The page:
Looking Up – Albert Fletes Took a Top-Down Approach on His 1963 Impala Wagon
Like many of today’s hot rodders, Albert Fletes grew up surrounded by family and friends who were modifying and cruising old cars. His first car was a Pontiac Lemans, which gave way to an Impala SS followed by a Chevy Luv truck. His latest project is right in front of you, a 1963 Impala wagon that he’s been working on for about six years.
When Albert set out to find a wagon, he had a vision of what he wanted to start with. He insisted that the wagon be solid and basically original. He didn’t want to start with something already modified, as it can be tough to put your own stamp on a car once it’s been changed. Finding a wagon that met his demands proved more difficult than he anticipated, but Albert is a patient man when it comes to waiting for the right car or the right parts.
Albert’s ’63 popped up on Craigslist with a note that the owner was in the San Diego area for the weekend and if it didn’t sell he was driving it back to San Francisco. When Albert called the owner was already heading north on Interstate 5 but agreed to pull over and wait for Albert to come see the car. It was a two-owner wagon, all original with a 327c.i. V8 and a Powerglide. It was finally the right car and barely at the right time. A deal was struck right there on the side of the highway.
With the wagon in his driveway, it was time to put this ‘60s custom project in motion, but a few drivetrain upgrades had to happen first. The worn-out 327 was replaced with a smooth-cruising 350 and there was no question about updating from the two-speed ‘glide to a fresh trans from Well-Built Transmissions. Things were kept simple not only for driveability reasons, but also for any repairs that may come up on the road since Albert’s wife Dani and family typically roll out to shows and cruises with him.
Having the family regularly along also led Albert to focus on safety. The factory front drums were replaced with a set of discs for improved braking consistency, while the suspension was rebuilt and completely upgraded by Meyer Chassis to an air spring system to obtain the right stance while cruising and during the shows. A set of Astro Supreme wheels were wrapped in thin-stripe whitewalls and bolted in place to provide the proper ’60s vibe.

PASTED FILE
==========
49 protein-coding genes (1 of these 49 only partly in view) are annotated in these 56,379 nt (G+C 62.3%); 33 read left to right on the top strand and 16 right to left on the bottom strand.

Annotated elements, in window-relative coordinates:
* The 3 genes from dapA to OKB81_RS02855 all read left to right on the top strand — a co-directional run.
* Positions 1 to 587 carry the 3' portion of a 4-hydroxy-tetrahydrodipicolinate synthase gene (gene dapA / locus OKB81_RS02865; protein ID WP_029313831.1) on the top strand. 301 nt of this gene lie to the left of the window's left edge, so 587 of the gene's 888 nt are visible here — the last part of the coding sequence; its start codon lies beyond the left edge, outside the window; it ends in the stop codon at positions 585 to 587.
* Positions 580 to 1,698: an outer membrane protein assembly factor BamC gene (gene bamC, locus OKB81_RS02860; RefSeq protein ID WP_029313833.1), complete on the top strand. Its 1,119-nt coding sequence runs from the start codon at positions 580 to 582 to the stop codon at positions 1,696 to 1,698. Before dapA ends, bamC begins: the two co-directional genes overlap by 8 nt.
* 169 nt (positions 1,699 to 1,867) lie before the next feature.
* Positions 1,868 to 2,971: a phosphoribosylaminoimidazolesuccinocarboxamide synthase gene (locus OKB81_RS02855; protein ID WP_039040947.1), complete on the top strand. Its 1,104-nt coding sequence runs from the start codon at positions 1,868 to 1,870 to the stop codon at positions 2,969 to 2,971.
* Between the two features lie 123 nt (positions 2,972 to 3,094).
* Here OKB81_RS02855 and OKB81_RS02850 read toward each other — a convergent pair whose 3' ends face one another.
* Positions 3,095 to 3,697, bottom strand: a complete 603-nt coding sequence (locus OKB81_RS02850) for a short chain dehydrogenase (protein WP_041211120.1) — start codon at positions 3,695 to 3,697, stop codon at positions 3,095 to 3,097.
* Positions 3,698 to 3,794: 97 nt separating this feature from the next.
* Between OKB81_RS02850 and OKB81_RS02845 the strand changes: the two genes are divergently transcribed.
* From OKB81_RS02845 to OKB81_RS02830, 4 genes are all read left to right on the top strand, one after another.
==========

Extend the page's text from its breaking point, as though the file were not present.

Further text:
With the mechanical pieces in order, Albert was able to dive into some of the fun upgrades – the most significant of which to date being the beautiful paint and graphic work across the long canvass of the wagon’s roof. Albert called upon Pete “Hot Dog” Finlan at Hot Dog Kustoms for the custom paint work. Pete laid down a white finish using PPG materials along the body, and then added custom pinstripes for contrast before getting serious on the roof. More than a pound of metalflake went into the 15 layers silver with a series of blue candy patterns, stripes, and flames that sparkle to life in the sun. It’s a dazzling display!
The interior is a blend of factory pieces with custom touches throughout thanks to help from Dani. A custom console sits below a set of accessory gauges, while a metalflake Mooneyes steering wheel and column shift knob complement the candy blue above. The dash and door panels remain stock and a pair of period-correct spotlights was also added.
The Impala is far from done, as Albert plans to continue adding and making personal custom touches. He recently scored a set of bucket seats to give the Impala more of an SS appearance, which he’s been planning since day one. There are other subtle updates in the works, too, as no custom is ever completely finished. Right now, the Fletes family simply enjoys cruising the wagon around SoCal to events and their daughter even rides along to help accept the trophies and accolades the car brings. It’ll be great to see what updates have been made when we roll into Goodguys Del Mar next year.
Photos by John Jackson